I believe a step to heal would be to remove the link IMMEDIATELY, this is called news jacking & your work is so much better than this!!! And I advise posting a profuse apology to all of his supporters & devoted fans, including entire state of Minnesota, who are still very much hurting and expecting Mr Prince Nelson be treated with the same respect as one of our family members, or yours.

    If you were not a Prince fan you could not be expected to understand how deeply this cross link not only offends but cheapens your work; and your work is far too important. Your work stands on its own will find its own fame & reason to draw readership.

    In fact how about opening BLOG to all of us about the jumping to conclusions that happened with this, that pain patient s endure and why is it ” doctor shopping ” when patient does it but if doctor wants to find physician who doesn’t roll their eyes he/she one “seeking second opinions”…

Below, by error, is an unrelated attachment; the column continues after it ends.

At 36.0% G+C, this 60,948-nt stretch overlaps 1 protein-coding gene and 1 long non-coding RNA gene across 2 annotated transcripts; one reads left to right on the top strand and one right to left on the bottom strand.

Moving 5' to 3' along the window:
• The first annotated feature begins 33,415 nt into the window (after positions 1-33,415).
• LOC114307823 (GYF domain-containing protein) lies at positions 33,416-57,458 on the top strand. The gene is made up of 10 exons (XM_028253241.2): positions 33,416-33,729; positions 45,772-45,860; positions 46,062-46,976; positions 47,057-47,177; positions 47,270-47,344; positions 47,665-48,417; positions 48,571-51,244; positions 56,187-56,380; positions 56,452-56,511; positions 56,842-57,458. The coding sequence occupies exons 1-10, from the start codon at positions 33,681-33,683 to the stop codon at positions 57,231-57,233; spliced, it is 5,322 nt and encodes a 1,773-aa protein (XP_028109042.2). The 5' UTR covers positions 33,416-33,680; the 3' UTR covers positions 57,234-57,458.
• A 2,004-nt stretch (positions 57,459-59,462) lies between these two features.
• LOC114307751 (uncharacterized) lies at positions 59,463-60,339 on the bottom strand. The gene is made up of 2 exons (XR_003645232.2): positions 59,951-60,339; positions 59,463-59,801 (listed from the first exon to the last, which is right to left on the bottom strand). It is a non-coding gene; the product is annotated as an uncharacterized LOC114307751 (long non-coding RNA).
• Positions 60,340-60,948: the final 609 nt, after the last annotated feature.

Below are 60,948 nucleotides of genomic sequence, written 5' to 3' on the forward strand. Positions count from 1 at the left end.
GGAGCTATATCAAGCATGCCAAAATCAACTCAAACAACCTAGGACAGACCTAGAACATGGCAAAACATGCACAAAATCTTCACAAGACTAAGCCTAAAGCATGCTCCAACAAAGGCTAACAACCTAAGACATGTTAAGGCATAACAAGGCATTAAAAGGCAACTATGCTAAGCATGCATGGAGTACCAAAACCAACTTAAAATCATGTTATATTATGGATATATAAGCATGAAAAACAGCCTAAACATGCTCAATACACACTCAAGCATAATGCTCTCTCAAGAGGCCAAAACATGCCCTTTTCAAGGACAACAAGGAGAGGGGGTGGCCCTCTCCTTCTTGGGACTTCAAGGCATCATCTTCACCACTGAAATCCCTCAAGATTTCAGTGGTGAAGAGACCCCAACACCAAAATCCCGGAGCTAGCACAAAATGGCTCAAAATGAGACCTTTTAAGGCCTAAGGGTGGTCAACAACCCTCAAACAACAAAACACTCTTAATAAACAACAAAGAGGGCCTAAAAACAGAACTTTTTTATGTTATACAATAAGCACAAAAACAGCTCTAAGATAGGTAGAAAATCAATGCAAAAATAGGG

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  3. Emily Ullrich on May 30, 2016 at 6:48 pm

    As usual, your words express my every thought. I wish that you were consulted by DEA and other lawmakers, when creating “guidelines and legislature that effects so many of us negatively. It is unproven that Prince died of or even used pain medicine, but the firestorm surrounding this is a great opportunity for understanding, and a step toward eliminating the stigma surrounding chronic pain, pain medicine, and addiction. Also, it’s a great place to begin educating people on the differences between addiction and dependence. Thank you for giving chronic pain patients hope, support, and a much-needed empathetic voice. I, too wrote a piece about using this as an opportunity to unite and fight.